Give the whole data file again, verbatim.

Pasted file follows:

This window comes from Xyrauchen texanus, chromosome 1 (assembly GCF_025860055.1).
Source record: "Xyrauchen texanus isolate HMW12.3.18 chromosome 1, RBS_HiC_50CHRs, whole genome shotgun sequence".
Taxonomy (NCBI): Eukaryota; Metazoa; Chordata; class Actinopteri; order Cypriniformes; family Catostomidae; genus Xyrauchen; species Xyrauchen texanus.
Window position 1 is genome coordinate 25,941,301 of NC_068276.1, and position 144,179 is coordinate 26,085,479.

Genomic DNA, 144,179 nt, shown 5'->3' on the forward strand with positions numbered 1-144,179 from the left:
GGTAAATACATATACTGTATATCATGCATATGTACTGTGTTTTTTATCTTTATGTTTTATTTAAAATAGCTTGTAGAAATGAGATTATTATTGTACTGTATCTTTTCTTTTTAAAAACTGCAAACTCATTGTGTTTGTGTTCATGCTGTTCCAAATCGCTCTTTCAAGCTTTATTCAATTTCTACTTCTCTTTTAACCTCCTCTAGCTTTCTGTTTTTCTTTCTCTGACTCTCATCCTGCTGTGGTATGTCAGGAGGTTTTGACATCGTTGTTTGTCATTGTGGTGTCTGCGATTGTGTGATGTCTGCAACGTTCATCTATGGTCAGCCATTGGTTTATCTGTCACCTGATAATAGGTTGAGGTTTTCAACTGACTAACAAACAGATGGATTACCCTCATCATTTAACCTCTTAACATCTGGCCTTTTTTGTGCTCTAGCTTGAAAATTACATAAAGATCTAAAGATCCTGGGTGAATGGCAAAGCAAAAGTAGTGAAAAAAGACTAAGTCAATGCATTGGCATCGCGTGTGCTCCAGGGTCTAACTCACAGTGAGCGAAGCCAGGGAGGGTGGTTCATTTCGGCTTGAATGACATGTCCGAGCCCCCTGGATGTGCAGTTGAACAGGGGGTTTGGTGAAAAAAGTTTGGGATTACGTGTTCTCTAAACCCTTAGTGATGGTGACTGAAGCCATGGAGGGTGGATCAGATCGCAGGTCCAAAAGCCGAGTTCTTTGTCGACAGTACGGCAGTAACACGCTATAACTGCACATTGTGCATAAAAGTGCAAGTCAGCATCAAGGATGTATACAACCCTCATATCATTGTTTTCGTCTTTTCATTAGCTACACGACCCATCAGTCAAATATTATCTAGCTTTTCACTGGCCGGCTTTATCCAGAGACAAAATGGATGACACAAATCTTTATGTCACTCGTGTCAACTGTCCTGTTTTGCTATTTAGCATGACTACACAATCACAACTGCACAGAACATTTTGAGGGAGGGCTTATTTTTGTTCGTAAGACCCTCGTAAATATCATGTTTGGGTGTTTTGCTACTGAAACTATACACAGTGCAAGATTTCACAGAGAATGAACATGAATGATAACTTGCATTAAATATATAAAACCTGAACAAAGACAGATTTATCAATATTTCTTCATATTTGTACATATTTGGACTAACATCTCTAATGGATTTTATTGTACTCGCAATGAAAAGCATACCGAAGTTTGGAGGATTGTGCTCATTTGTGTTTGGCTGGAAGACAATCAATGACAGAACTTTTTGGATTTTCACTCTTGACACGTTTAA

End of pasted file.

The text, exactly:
This window comes from Xyrauchen texanus, chromosome 1 (assembly GCF_025860055.1).
Source record: "Xyrauchen texanus isolate HMW12.3.18 chromosome 1, RBS_HiC_50CHRs, whole genome shotgun sequence".
Taxonomy (NCBI): Eukaryota; Metazoa; Chordata; class Actinopteri; order Cypriniformes; family Catostomidae; genus Xyrauchen; species Xyrauchen texanus.
Window position 1 is genome coordinate 25,941,301 of NC_068276.1, and position 144,179 is coordinate 26,085,479.

Genomic DNA, 144,179 nt, shown 5'->3' on the forward strand with positions numbered 1-144,179 from the left:
GGTAAATACATATACTGTATATCATGCATATGTACTGTGTTTTTTATCTTTATGTTTTATTTAAAATAGCTTGTAGAAATGAGATTATTATTGTACTGTATCTTTTCTTTTTAAAAACTGCAAACTCATTGTGTTTGTGTTCATGCTGTTCCAAATCGCTCTTTCAAGCTTTATTCAATTTCTACTTCTCTTTTAACCTCCTCTAGCTTTCTGTTTTTCTTTCTCTGACTCTCATCCTGCTGTGGTATGTCAGGAGGTTTTGACATCGTTGTTTGTCATTGTGGTGTCTGCGATTGTGTGATGTCTGCAACGTTCATCTATGGTCAGCCATTGGTTTATCTGTCACCTGATAATAGGTTGAGGTTTTCAACTGACTAACAAACAGATGGATTACCCTCATCATTTAACCTCTTAACATCTGGCCTTTTTTGTGCTCTAGCTTGAAAATTACATAAAGATCTAAAGATCCTGGGTGAATGGCAAAGCAAAAGTAGTGAAAAAAGACTAAGTCAATGCATTGGCATCGCGTGTGCTCCAGGGTCTAACTCACAGTGAGCGAAGCCAGGGAGGGTGGTTCATTTCGGCTTGAATGACATGTCCGAGCCCCCTGGATGTGCAGTTGAACAGGGGGTTTGGTGAAAAAAGTTTGGGATTACGTGTTCTCTAAACCCTTAGTGATGGTGACTGAAGCCATGGAGGGTGGATCAGATCGCAGGTCCAAAAGCCGAGTTCTTTGTCGACAGTACGGCAGTAACACGCTATAACTGCACATTGTGCATAAAAGTGCAAGTCAGCATCAAGGATGTATACAACCCTCATATCATTGTTTTCGTCTTTTCATTAGCTACACGACCCATCAGTCAAATATTATCTAGCTTTTCACTGGCCGGCTTTATCCAGAGACAAAATGGATGACACAAATCTTTATGTCACTCGTGTCAACTGTCCTGTTTTGCTATTTAGCATGACTACACAATCACAACTGCACAGAACATTTTGAGGGAGGGCTTATTTTTGTTCGTAAGACCCTCGTAAATATCATGTTTGGGTGTTTTGCTACTGAAACTATACACAGTGCAAGATTTCACAGAGAATGAACATGAATGATAACTTGCATTAAATATATAAAACCTGAACAAAGACAGATTTATCAATATTTCTTCATATTTGTACATATTTGGACTAACATCTCTAATGGATTTTATTGTACTCGCAATGAAAAGCATACCGAAGTTTGGAGGATTGTGCTCATTTGTGTTTGGCTGGAAGACAATCAATGACAGAACTTTTTGGATTTTCACTCTTGACACGTTTAA